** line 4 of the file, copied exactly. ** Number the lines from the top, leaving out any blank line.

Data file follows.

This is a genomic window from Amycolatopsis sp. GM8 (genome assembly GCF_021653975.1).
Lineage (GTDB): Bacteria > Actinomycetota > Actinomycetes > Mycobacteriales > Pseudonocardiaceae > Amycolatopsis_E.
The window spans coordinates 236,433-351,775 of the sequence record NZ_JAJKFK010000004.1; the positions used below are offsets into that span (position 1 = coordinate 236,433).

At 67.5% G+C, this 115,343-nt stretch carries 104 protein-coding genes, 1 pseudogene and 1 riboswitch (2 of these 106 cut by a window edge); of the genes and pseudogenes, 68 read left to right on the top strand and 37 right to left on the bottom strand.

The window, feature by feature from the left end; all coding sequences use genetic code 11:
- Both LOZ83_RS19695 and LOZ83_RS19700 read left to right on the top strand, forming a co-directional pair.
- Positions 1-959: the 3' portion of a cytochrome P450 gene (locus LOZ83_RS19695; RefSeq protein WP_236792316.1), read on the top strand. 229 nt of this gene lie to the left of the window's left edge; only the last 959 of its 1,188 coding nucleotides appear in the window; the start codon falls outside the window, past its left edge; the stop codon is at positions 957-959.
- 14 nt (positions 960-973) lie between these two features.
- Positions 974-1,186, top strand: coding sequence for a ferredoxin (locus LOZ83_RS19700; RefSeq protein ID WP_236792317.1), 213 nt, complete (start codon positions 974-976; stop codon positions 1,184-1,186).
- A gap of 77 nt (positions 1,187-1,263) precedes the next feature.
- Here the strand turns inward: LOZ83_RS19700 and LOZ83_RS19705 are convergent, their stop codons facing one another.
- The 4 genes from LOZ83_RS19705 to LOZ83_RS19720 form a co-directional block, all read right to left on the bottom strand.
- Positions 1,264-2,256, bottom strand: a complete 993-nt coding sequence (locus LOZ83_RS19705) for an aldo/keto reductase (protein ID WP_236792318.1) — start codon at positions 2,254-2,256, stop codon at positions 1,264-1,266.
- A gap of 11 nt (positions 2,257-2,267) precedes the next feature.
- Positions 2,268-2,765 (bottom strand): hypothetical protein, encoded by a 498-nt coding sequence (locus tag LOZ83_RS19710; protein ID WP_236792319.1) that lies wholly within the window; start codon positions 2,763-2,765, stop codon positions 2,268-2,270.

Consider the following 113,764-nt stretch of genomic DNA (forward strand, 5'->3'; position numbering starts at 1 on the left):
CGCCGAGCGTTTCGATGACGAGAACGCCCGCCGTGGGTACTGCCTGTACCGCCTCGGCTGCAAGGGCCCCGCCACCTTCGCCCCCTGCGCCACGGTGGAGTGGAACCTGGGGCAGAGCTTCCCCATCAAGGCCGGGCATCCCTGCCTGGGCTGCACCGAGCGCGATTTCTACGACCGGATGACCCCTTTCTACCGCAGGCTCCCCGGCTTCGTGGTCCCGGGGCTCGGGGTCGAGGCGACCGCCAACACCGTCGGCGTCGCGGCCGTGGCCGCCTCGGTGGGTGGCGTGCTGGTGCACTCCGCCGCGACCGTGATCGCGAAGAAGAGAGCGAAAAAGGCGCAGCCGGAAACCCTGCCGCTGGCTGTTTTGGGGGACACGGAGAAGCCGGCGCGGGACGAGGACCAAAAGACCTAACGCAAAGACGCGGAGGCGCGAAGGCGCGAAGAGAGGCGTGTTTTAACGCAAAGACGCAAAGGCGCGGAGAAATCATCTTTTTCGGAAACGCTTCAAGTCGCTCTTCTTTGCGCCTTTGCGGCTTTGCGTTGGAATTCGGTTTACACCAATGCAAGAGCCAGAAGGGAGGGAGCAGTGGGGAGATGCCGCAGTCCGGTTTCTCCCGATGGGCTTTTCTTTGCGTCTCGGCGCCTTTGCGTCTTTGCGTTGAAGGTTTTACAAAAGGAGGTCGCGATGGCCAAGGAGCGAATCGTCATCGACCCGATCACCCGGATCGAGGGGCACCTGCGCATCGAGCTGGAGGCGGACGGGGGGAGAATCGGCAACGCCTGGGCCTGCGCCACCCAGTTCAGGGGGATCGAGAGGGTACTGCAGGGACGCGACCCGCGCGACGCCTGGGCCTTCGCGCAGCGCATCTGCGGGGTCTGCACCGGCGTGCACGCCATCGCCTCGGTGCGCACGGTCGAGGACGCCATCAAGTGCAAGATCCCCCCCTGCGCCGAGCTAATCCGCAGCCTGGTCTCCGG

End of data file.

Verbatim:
At 67.5% G+C, this 115,343-nt stretch carries 104 protein-coding genes, 1 pseudogene and 1 riboswitch (2 of these 106 cut by a window edge); of the genes and pseudogenes, 68 read left to right on the top strand and 37 right to left on the bottom strand.